These spectrometers would be used to characterize ferromagnetic minerals.Miniature, lightweight nuclear-magnetic-resonance (NMR) spectrometers suitable for characterizing ferromagnetic minerals in the field are undergoing development. In previously developed miniature NMR spectrometers, more than half the weight is contributed by permanent magnets. The present developmental miniature NMR spectrometers can be made much lighter because they do not contain permanent magnets: Unlike other NMR spectrometers, they are designed to operate without applied magnetic fields; instead, they exploit the natural magnetic fields of the mineral phases to be studied.

Posted in: Briefs, TSP, Physical Sciences, Ferrous metals and alloys, Magnetic materials, Materials identification, Test equipment and instrumentation, Lightweighting


Software for Electromagnetic Detection of Buried Explosives

Data from a variety of sensors on different survey grids can be used. U-HUNTER (also called “UXOHUNTER”) is a computer program that affords knowledge-based real-time sensor- fusion and display capabilities for detecting buried objects and materials of interest. U-HUNTER is intended especially for inferring the presence of buried unexploded ordnance and explosive waste from the readings of magnetic and electromagnetic sensors like those commonly used in geophysical surveys. U-HUNTER is also potentially adaptable to such other uses as detection of mines, medical imaging and diagnosis, detecting and monitoring buried pipes and cables, environmental monitoring, and geological surveys.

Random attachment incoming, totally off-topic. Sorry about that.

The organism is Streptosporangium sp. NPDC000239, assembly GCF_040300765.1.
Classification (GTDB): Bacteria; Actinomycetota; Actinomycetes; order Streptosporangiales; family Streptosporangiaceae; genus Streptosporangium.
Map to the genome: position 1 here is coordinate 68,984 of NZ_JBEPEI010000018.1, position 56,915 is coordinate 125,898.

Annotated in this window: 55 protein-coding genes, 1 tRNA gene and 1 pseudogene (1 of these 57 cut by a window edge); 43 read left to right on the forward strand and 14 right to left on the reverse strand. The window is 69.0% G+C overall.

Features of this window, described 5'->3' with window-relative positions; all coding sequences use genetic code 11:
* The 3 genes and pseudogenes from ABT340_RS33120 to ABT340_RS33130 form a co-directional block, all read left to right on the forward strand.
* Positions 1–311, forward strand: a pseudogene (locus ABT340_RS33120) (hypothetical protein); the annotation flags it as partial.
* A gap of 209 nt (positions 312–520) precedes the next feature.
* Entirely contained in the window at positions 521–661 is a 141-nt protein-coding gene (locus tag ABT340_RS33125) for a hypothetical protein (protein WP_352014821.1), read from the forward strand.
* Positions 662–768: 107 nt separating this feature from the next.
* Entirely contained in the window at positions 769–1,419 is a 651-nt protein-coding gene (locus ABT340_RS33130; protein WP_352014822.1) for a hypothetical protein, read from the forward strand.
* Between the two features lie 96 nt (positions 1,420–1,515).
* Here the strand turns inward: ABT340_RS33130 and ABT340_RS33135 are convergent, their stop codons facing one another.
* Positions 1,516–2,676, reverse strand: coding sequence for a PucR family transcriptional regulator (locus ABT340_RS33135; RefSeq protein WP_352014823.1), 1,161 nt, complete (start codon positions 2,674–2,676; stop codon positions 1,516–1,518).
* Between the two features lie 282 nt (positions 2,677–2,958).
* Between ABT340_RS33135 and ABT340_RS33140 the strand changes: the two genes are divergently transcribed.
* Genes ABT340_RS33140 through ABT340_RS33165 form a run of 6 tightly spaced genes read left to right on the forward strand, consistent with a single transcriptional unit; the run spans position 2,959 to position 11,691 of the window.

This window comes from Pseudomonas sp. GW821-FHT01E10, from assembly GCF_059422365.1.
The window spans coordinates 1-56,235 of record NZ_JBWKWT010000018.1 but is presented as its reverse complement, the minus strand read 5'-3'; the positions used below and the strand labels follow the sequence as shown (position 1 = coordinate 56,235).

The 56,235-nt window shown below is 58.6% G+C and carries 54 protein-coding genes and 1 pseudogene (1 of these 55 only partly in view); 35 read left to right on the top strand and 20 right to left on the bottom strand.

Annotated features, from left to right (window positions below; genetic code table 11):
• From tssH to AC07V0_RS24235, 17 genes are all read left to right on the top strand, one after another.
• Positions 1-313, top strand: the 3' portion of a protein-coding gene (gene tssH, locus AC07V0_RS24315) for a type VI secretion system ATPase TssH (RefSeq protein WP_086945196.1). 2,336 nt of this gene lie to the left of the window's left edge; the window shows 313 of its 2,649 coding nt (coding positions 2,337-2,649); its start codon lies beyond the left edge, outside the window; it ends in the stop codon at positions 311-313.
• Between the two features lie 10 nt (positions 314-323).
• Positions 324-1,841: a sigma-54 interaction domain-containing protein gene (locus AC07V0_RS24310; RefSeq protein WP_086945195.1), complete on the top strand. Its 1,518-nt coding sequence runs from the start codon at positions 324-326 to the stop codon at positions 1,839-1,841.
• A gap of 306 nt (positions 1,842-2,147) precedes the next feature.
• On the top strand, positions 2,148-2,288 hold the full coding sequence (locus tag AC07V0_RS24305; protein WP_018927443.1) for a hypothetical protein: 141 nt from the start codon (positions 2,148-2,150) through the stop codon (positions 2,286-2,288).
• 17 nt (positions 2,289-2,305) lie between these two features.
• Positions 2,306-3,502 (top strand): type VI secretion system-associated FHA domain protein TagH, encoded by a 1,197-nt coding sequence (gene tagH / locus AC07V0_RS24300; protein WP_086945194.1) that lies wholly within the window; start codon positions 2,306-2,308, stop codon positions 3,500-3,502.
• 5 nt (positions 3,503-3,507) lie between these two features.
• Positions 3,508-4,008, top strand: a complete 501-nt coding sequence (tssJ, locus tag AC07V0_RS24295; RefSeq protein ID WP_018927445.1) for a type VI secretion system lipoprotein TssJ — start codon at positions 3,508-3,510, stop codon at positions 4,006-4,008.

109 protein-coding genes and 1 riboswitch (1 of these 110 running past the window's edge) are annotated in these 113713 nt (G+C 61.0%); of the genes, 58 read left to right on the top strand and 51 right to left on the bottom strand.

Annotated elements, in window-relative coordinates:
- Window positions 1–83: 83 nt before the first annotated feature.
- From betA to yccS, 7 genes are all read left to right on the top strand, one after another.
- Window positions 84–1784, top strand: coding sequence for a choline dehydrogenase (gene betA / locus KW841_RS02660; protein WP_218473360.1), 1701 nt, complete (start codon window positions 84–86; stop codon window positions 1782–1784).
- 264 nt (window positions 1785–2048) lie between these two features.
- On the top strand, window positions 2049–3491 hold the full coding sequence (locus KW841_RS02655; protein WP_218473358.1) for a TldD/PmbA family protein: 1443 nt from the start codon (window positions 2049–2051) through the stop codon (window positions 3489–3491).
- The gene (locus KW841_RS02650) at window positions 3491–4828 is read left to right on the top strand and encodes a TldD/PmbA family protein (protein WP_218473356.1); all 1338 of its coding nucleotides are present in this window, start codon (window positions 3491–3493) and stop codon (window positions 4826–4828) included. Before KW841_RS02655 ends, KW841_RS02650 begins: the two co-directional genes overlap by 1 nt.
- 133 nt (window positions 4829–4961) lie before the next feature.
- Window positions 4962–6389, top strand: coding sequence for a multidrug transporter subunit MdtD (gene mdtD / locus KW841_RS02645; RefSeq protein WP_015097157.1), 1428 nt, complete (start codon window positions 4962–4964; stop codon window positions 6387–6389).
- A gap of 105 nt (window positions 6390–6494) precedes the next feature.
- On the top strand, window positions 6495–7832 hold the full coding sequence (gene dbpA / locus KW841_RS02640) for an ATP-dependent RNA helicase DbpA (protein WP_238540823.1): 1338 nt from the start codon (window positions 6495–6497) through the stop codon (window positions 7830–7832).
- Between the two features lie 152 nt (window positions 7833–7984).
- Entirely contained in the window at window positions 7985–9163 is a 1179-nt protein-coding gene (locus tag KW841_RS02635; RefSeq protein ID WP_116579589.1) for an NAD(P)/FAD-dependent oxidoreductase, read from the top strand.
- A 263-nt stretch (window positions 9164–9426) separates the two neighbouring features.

Posted in: Briefs, TSP, Physical Sciences, Computer software and hardware, Sensors and actuators, Hazardous materials


Aircraft Anti-Icing Systems Utilizing Induced Hydrophobicity

It should be possible to build lightweight, low-power, low-profile anti-icing systems based on this concept. Aircraft anti-icing systems of a proposed type would utilize static electric fields to reduce or eliminate the electrostatic forces that bond ice and water to metal surfaces. These would be lightweight, low-power-consumption, inexpensive systems that would be installed on the surfaces of wings and other critical airfoils. These systems would not intrude significantly into the interiors of airfoils; they would also not protrude from airfoil surfaces and thus would not disturb aerodynamics.

Posted in: Briefs, Physical Sciences, Icing and ice detection, Aircraft


Characterization of Heat-Flux-Gauge Calibration System

Phenomena that affect measurements are being investigated in detail. A project is underway in the Flight Loads Laboratory (FLL) at Dryden Flight Research Center to reduce the uncertainties in heat-flux measurements. The impetus for this project is provided, in part, by the observation that uncertainties in heat-flux measurements are large — often 10 to 20 percent or more. Further impetus is provided by the fact that heat-flux calibration facilities being developed at the National Institute of Standards and Technology (NIST) operate at heat fluxes well below the levels which can be achieved during high-speed flight. Thus, a heat-flux-gauge user interested in such high fluxes has only two options: (1) take the gauge manufacturer’s calibration on faith or (2) develop and understand his or her own calibration process.

Posted in: Briefs, Physical Sciences, Calibration, Measurements